BBH Special FX: Dollar Lifted by Woes in Rest of the World


The US dollar is narrowly mixed today.  The euro is heavier following news that Greece and Ireland’s budget deficits were even larger than expected by the EU’s calculations and this is seen as much more important that the flash PMI readings, which showed continued improvement.  News that Fitch warned that Japan’s creditworthiness was at risk from its rising debt initially weighed on the yen, the unwinding of cross positions lent the yen a modicum of support against the dollar.  An increase in mortgage approvals and a smaller monthly budget deficit helped offset the disappointing retail sales report to give sterling a little boost, but also appeared to be dragged lower by the euro.    

Equity markets are broadly lower.  The MSCI Asia-Pacific Index fell around 0.8%, led by a 1.27% drop in the Nikkei.  Health care, materials, and utilities were among the biggest drags, while the big news was Moody’s cutting Toyota’s rating to Aa2 from Aa1.  The Shanghai Index slid 1.1%, with banks and developers still under pressure.   European shares began firmer but quickly turned lower following the estimates of a larger deficit.  Some disappointing earnings also weighed on prices.  Most bourses are off nearly 1% near midday in London.  Financials, industrials, and oil sectors are the most significant drags.  The consumer goods sector is actually posting small gains.

Safe haven demand appears to be helping Treasury and German bunds.  Ten year Greek bonds yields are up another 30 bp today.  Spain’s 15-year bond auction was relatively weak with a 1.79 bid-cover.  Deficit news weighed on Irish bonds, with yields rising 10 bp today.  Portugal 10 year bond yields surpassed Ireland yesterday and yields are up another 4 bp today.  A couple of features in the emerging market space to note today.  Russia is raising $5.5 bln in its first international debt offering since 1998.  There is $2 bln of 5-year bonds and $3.5 bln of 10-year bonds.  Given that Russia’s oil/gas/mineral exports are largely invoiced in dollars and it is taking on a dollar liability, the bonds may be particularly interesting.  Egypt is reported about to sell $1 bln 10-year dollar bonds (~5.875% yield) and $500 mln of 30-year bonds (~7% yield) may also attract interest.  We note that the EMBI+ Index is a little above 240 bp down almost 80 bp over the past couple of months.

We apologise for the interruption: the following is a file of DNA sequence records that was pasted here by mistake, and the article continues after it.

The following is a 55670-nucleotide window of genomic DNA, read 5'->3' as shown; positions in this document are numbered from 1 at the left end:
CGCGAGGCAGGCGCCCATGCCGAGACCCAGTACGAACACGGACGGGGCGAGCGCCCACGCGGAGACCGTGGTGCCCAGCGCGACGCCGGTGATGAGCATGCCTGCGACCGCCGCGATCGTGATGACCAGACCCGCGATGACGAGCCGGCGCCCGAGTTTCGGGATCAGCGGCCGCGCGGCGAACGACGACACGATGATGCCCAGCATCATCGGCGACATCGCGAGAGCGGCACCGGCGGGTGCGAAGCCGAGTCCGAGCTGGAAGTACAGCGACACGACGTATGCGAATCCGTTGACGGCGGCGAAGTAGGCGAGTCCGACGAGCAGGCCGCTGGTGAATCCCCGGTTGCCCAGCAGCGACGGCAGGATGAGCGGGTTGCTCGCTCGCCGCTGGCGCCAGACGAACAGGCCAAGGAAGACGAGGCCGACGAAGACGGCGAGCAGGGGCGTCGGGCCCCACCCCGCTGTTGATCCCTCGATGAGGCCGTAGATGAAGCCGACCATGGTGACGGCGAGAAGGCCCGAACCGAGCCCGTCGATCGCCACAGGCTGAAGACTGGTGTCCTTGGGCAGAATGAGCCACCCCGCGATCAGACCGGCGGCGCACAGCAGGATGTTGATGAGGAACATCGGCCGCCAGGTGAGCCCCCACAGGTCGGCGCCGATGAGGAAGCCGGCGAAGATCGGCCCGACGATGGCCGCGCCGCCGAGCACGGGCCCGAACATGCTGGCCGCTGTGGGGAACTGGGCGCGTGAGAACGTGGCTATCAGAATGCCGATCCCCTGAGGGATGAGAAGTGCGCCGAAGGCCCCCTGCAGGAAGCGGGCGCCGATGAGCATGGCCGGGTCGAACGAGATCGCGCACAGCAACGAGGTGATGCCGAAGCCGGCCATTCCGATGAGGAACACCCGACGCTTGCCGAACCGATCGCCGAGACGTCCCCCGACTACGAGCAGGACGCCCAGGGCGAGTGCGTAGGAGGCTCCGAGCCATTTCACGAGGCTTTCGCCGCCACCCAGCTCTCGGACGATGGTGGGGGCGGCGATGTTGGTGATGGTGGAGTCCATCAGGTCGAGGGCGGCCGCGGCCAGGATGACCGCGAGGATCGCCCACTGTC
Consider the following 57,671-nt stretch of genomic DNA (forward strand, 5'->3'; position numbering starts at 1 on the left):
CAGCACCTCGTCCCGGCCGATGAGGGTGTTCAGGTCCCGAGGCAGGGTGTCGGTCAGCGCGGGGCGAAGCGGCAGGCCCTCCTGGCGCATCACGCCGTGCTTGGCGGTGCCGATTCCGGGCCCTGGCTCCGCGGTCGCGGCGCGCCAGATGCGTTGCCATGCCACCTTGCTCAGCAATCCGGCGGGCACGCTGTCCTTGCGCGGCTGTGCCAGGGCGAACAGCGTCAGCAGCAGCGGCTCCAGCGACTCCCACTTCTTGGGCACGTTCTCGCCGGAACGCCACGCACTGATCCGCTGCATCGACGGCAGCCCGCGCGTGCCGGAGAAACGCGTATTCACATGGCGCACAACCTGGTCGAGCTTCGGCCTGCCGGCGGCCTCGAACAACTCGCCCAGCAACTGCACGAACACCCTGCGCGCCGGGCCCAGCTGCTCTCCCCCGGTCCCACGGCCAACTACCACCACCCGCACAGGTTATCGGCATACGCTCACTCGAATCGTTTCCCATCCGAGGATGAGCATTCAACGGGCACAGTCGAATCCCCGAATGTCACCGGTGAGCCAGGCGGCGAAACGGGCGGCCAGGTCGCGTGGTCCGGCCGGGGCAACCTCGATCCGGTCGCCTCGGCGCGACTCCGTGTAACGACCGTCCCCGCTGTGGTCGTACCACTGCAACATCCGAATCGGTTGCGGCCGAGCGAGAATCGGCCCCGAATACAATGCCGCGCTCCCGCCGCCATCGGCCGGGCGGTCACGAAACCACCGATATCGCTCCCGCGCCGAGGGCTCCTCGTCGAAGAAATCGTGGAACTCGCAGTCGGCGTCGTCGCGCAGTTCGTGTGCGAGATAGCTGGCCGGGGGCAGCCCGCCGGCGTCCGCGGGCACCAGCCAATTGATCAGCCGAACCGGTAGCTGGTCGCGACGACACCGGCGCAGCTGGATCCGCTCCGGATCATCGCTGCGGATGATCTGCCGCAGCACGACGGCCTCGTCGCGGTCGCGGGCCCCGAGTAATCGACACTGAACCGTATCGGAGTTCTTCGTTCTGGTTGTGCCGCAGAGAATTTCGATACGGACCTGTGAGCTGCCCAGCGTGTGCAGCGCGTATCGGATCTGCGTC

Currency Markets                                                       

Eurostat says that Greece’s deficit last year is at least 13.6% and not the 12.9% the government estimated on April 9th. It notes that the deficit may be 0.3-0.5% higher if the off-market swaps, classification of some public entities, and Social Security funds are taken into account.  Eurostat also noted that the Irish deficit was 14.3%, giving it the dubious honor of the largest deficit in the euro zone.  Meanwhile, civil servants in Greece have taken to the streets again, in their fourth strike of the year.  BBK President and a leading candidate to replace Trichet at the helm of the ECB noted earlier this week that the street protests show that parts of the Greek public fail to appreciate the situation.  This is a self serving explanation. It may sound cynical but Greece’s credibility was lost several months ago.  What has been lost more recently is Europe’s credibility.  From April 12th, when details of euro zone/IMF backstop facility were announced though yesterday, the 10-year Greek bond yield rose 139 bp.  Rather than the Greek public not appreciating the dire straits, it seems that it is the European elite that don’t get it.  A poll in Greece found 90% expect the IMF to demand more belt tightening and there are beginning to be signs that public opinion is turning against the Greek government.   As Keynes warned 90 years ago, about the “bleeding of Germany”, as justified as it may be, the “bleeding of Greece” cannot amount to much good.